A June Otter

June 16, 2013

Otters have a habit of putting in an appearance when you least expect them. It may be their natural inquisitiveness. This morning’s Otter was a case in point. All four of us were walking upstream on the Common. As usual there were several conversations going on at once, and whilst our attention was diverted, the Otter surfaced for a few seconds before submerging and leaving a trail of bubbles as it disappeared. But that few seconds was enough. We had been Otter-less, or at least lacking I’m sightings, for a few months. Perhaps they were not in the area or maybe they were keeping a low profile whilst rearing young. Now they were back. All we need to do is to not expect to see them, not worry about how much noise we make and then we should see them again.

David phoned. His latest sighting was somewhat unexpected. A largish animal appeared in the headlights late one evening as he drew in to the top of his drive. In his mind it could be nothing else but an otter. But in the village street? Admittedly the Bure was not too far away – in fact the river was a field and a half away, say 300 yards, but this did seem to be rather off the beaten otter track. I went through the possibilities with him, perhaps it was an otter, or could it have been a mink. Conceivably either, but the size favoured the former as the most likely. No tracks were traceable, so we noted it down and decided to keep our eyes peeled.

When the subject came up at the village jubilee party, the penny dropped. A whole pond full of ornamental fish had been raided and eaten at the Old Rectory. Suspicions were roused. The timing was right. We had a motive and the evidence of the professionally devoured fish. The evidence seemed to be more than circumstantial. But there the trail ended. How far do otters range in search of easy prey? Some distance seems to be the answer. An Otter fencing order is advisable for any remaining ponds on ornamental fish in the village and if there are largish mammals spotted at night in the village street..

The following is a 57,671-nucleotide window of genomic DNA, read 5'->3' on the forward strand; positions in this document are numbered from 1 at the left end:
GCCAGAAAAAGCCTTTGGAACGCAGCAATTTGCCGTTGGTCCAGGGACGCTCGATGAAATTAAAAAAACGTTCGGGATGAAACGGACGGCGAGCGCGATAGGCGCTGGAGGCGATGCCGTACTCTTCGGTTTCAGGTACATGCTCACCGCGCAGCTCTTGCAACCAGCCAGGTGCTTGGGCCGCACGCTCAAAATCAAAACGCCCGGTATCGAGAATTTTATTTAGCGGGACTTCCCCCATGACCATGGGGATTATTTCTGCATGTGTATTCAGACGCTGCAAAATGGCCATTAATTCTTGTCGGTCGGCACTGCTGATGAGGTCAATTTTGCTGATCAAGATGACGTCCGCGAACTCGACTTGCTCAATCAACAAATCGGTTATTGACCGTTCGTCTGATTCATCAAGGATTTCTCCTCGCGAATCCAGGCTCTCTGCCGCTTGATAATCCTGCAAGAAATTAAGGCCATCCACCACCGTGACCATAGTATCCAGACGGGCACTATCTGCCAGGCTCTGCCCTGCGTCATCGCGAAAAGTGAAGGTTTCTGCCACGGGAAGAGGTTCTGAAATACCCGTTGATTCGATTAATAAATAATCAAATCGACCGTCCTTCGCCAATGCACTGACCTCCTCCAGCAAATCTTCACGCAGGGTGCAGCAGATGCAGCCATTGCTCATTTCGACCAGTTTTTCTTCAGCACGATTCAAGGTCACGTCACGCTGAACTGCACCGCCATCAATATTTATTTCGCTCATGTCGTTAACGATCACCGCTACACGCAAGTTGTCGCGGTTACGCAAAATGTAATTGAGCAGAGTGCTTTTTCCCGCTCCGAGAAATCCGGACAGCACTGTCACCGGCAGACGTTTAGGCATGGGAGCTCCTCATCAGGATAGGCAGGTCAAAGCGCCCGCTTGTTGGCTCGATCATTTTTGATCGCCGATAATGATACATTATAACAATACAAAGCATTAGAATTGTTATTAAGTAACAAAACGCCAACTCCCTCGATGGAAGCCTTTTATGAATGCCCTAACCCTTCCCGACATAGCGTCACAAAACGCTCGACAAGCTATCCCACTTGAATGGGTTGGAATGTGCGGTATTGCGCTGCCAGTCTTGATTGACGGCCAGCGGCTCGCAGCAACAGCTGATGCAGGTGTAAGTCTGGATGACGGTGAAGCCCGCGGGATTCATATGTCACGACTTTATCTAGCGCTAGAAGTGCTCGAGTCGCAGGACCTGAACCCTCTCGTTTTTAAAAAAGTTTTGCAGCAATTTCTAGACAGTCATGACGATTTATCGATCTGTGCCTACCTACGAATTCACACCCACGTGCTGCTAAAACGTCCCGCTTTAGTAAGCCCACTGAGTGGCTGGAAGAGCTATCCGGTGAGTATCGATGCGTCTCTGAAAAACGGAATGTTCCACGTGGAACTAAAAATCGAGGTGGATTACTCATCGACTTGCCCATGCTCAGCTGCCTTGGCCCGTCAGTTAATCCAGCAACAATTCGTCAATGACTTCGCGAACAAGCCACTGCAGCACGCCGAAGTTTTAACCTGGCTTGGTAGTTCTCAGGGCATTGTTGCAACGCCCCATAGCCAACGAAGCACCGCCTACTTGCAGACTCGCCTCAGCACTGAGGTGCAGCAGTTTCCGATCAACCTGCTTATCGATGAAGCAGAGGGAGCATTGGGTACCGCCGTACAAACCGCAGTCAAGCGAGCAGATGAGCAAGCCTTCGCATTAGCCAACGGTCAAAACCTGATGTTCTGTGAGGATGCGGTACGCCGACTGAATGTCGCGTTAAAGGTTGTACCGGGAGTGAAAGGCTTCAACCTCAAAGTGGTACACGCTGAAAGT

There is a distinct pattern of bubbles that mark the trail of a submerged Otter. They burst at the waters surface and mark the route of an agile mammal moving at some speed. This evenings were typical; swimming at what must have been no more than say a foot’s depth, where the River Mermaid joins the Bure, the line of bubbles was a like row of silver coins – each a few inches apart in a curving trail under the footbridge. The Otter kept submerged until the safety of the overhanging willow where it invisibly surfaced before diving to the sanctuary of the deeper waters of the Bure. We waited to see if would return, perhaps racked with the supposed curiosity of mammals of this type, but it had obviously seen enough of us and had retired out if sight.

Dusk in October

October 5, 2011

Last night the light levels were falling at seven o’clock, but not fast enough for our purposes. It was too light for the river bats. Howver we walked the river bank as the light levels fell. Silence descended as the evening shift took over.

The light was sufficient in one way – as a pair of Mute Swans drifted upstream into the gathering dusk, we stopped at the stile and a movement caught our eye. The Otter dived and re-surfaced in a gentle arc before proceeding soundlessly downstream past us. It’s movement was purposeful and showed no sign of nerves, although it hugged the opposite bank before gliding into the gloom.

We walked back down the Street in the company of numerous Tawny Owls which broke the silence with loud calls aslively territorial exchanges. It was as if everything was active again after the unseasonable heat of the day.